D-Link DCS-1130 Review

I have always thought about investing in a home security system, but most of the solutions I have been looking at are too expensive or too robust for my needs.  I want a solution that allows me to monitor my home from anywhere and record video to an offsite location in case someone got the bug to take my stuff instead of buying their own.  D-Link thinks they have a solution.  Enter the DCS-1130 Wireless N Network Camera.

Some of the things that set the DCS-1130 apart from a standard web cam is that the unit actually contains its own CPU and web server.  This means that the wireless camera is a standalone unit that can be mounted anywhere you have an electrical outlet in your home; and because the DCS-1130 is a wireless unit (Wireless 802.11n and 802.11g) you don’t have to worry about having a PC nearby.  The camera also supports using a wired Ethernet (10/100 Fast Ethernet) connection in case wireless isn’t available to you.

If you are looking at the hardware behind the DCS-1130 you are looking at a camera with a 1/4″ CMOS sensor, a 5.01 mm lens, a built in omni-directional microphone with a frequency range of 50 ~ 16000Hz, and capable of 16x digital zoom.  The unit weighs in at about a half of a pound and measures 1.5 inches x 3.2 inches x 4.7 inches.  The small size of the DCS-1130 allows you to mount it nearly anywhere using the included camera base and mounting kit and the white color gives a bit of camouflage when mounting from your ceiling.

Typically, with standard web cams, you are limited to low resolutions tied to higher frame rates and the higher resolutions tied to the lower frame rates.  The DCS-1130 allows you to stream and capture MPEG-4 and MJPEG video at 30 frames per second at 160×120, 320×240, and 640×480.

The images and video captured from the DCS-1130 are adjustable between the variable resolutions and feature a time and date stamp along with the Camera Name.  The camera can be set for four simultaneous profiles allowing you to adjust image size and quality for different applications such as web streaming or recording video.  We caught our cat wondering what that new thing on the wall was.

The included web server allows you to configure the DCS-1130 using a web interface and gives you access to the camera anywhere you have an internet connection.  The administration interface is broken into 5 tabs:

  • The live video tab displays a live view of your camera and will allow you to switch between the various profiles you may have created for your camera.  You are also able to save a snapshot of the video as a JPG, download video, set the current storage folder, and turn the sound on or off.
  • The setup tab contains exactly what you would expect to find here.  You have the ability to create your profiles, set the date and time, configured recording, motion detection, wireless settings, dynamic DNS, image setup, and more.
  • The maintenance tab gives you the ability to update the firmware, download / upload the configuration files, add and manage users, rename the camera to a friendly name like Living Room instead of DCS-1130, and turn of the front power LED to make the camera a little less noticeable.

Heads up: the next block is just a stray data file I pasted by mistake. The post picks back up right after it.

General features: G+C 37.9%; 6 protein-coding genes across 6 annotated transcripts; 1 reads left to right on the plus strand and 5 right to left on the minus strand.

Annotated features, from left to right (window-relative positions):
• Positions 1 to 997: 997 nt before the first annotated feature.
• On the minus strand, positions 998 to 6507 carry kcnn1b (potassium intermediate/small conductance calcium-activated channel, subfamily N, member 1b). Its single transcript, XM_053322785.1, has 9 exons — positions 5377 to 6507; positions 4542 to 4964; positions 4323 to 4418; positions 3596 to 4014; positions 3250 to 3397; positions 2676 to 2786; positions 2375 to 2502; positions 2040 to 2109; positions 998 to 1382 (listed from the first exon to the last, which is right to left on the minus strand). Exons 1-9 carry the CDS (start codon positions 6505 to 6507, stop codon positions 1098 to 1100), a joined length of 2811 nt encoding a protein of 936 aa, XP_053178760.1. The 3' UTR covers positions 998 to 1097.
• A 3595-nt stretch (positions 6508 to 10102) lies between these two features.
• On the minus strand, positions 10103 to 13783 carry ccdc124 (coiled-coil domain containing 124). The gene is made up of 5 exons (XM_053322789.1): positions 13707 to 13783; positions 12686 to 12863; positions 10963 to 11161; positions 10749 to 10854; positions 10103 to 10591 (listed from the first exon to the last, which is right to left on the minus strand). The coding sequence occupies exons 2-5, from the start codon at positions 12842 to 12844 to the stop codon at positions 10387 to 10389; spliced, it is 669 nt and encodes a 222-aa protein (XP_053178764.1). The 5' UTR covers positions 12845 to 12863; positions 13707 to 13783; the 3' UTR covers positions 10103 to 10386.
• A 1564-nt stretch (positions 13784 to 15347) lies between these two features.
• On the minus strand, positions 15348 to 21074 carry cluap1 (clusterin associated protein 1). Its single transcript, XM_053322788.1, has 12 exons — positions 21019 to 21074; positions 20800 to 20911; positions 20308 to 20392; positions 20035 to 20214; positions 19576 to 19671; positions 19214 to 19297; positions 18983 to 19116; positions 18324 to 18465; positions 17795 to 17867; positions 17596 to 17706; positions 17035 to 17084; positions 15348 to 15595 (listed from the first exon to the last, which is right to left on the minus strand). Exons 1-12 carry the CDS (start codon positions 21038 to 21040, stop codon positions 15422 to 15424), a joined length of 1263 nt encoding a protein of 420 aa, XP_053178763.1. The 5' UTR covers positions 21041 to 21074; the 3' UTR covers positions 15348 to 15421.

• The status tab will let you see the camera’s log and give you some descriptive information about the unit.
  • Help is self descriptive.

The administration behind the DCS-1130 makes for a user friendly experience.  There are wizards for everything should you decide you need to use them and for those of us that hate them, the ability to configure it all manually.  D-Link designed the administration interface to replicate what you would find in many of their other products, it features the same colors and the same general layout making this a familiar experience.

The ability to configure the camera to only record when motion is detected is a huge bonus.  I don’t want to have to dig through tons of video footage to find one moment in time.  The motion detection behind the DCS-1130 can be configured to activate recording at a threshold or monitor a specific area of a captured region.  An example of this would be having the camera pointing at your front door and configuring motion capture to only monitor the door instead of everything around it.  The threshold allows you to also take into consideration that you may not want to record every time your cat walks by (I learned the hard way).

The image quality and sound quality far exceed what you would expect to get by spending about $119.00 USD and it is better than some systems costing more than double the price.  When you add in the ability to configure the camera for D-Link’s free mydlink.com website you have a versatile surveillance system that is inexpensive and very capable.  If you are managing more than one camera, D-Link offers a software package that mimics the front end of many packaged surveillance systems.  You also can’t forget the free iOS and Android applications that allow you to view your camera’s video stream from your mobile device.  When you package all these things together, you end up with a top notch value that competes well and even wins over systems costing much more.  Bottom line… would I buy one?  No, I bought 3.

About Joe D

I have always had a passion for everything computing. In early 2000, I decided to take my passion to the web. Thus, C.O.D. was born. Through the years we have made many great friends at C.O.D. and hope to continue our journey for years to come.